“Man and Woman” – Fin Walker and Ben Park, performed by Ricochet Dance Productions, The Place Theatre, London, 26th October 2005
Wednesday night saw my first visit to the Place Theatre and also my introduction to Ricochet Dance Company. However, I had seen an earlier, impressive piece by Fin Walker – ‘Reflection’, choreographed for Rambert Dance Company, and I was eager to see this new, full length work, “Man and Woman” created jointly with composer, Ben Park.
I was also curious to see John Napier’s “sculptural” set, providing ‘a shifting surface for Fin Walker's choreography’, but when the lights first came up I was disappointed to see only a hump in one corner, and a white border around the stage. However, this was later to change, as the hump split into three smaller pieces which the dancers maneuvered around the stage creating varied and intriguing landscapes. When the humps were first divided, I remember mentally challenging the performers to invert them into a see-saw and dance on top - later, to my surprise, that is exactly what they did! The only downside to the regular changes to the setting was that one moment the artists would be performing and then abruptly stop to rearrange the humps, interrupting the performance to my increasing frustration. Perhaps, one of the performers could dance a solo while the other three moved the set?
“Man and Woman” is billed as an emotional work, but we saw little of this from the dancers initially, as their faces remained blank and they made little interaction with the audience. However, they all moved skillfully, Ben Ash especially managing to slide and wriggle fluidly over the humps. Fin Walker’s choreography is demanding and the entire company embraced this challenge successfully. A sequence involving all four dancers, where the three humps stretch across the stage in a line, is the highlight of the show, the performers moving over and around the humps, executing complicated lifts along the way.
The piece was accompanied by Ben Park’s avant-garde score, which we were told was written in collaboration with the choreography. However, it was hard to establish any connection between the movement and the music, which had no clear rhythm and used an eclectic mix of instruments, with percussion to the fore. Park’s score, while accessible didn’t seem to develop, perhaps only peaking slightly in texture towards the middle.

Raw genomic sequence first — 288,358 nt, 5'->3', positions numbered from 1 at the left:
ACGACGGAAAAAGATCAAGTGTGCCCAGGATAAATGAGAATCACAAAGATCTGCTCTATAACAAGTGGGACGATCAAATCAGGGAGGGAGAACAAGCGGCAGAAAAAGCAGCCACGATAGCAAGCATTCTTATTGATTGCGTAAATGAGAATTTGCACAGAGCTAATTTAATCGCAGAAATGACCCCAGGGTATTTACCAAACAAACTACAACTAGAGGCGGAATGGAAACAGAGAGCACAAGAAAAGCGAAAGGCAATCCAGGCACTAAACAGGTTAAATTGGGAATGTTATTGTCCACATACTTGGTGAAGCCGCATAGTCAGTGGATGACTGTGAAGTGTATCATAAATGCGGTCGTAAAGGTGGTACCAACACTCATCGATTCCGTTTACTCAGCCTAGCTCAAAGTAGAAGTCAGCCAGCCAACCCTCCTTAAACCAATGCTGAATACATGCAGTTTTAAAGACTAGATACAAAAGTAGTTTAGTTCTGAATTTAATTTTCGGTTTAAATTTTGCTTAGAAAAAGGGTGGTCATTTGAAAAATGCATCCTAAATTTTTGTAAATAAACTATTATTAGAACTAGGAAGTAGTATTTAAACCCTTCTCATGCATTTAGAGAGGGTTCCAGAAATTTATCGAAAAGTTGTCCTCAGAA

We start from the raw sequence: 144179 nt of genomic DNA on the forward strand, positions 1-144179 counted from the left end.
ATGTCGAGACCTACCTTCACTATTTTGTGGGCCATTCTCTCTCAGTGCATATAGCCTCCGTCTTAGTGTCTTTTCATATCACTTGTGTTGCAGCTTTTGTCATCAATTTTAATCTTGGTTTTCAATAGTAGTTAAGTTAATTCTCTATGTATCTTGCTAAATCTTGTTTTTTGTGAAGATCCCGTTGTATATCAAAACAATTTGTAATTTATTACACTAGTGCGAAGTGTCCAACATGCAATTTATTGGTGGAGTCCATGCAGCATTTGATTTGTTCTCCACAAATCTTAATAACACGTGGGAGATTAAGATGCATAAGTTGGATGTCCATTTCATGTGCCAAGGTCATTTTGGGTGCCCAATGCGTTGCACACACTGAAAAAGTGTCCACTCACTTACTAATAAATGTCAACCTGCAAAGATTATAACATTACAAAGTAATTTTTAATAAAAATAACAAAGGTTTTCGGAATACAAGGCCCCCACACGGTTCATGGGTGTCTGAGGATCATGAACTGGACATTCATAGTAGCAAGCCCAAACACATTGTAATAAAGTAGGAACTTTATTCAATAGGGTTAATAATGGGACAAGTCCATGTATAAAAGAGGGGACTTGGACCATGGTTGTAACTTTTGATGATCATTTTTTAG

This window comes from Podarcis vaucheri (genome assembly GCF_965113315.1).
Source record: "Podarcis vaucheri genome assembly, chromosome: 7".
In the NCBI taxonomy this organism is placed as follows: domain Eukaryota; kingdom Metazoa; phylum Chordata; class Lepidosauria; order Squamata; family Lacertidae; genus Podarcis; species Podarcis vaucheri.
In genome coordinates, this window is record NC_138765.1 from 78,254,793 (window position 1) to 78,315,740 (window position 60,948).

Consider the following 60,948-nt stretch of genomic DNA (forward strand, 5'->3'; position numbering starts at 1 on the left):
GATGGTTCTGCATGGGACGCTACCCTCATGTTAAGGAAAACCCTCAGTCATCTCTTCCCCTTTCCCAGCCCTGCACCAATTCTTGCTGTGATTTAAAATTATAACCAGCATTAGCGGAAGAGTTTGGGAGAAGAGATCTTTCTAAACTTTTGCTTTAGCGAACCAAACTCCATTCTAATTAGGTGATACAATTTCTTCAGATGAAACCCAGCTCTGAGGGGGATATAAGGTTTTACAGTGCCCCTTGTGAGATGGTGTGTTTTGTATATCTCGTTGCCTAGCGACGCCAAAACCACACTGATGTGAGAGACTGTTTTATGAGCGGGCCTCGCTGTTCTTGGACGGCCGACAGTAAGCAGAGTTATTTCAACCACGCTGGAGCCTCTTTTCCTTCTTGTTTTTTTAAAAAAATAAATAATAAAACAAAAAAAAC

Walker’s choreography is a mix of static stances and more fluid, complicated duets and trios. The work is supposedly a narrative, but I struggled to see this. The static, robotic gestures made by the dancers gradually decrease as “Man and Woman” develops and the choreography becomes more slippery. I could also begin to observe emotions portrayed through the movement, including shyness and loneliness, the latter illustrated in a graceful solo by Henrietta Hale.
At the end, I must confess that I was unclear about the meaning of ‘Man & Woman’. In the post-show talk with the cast and creative team, various aspects were brought up which I had not seen during the performance, such as the significance of the set, but perhaps the dance itself should have made these points more clearly. Nevertheless, I found this a pleasing work to watch with some beautiful sequences, emphasizing that Walker has the potential to become one of Britain’s top choreographers. The show was well received by the audience and I look forward to seeing more from Fin Walker and Ben Park in the future.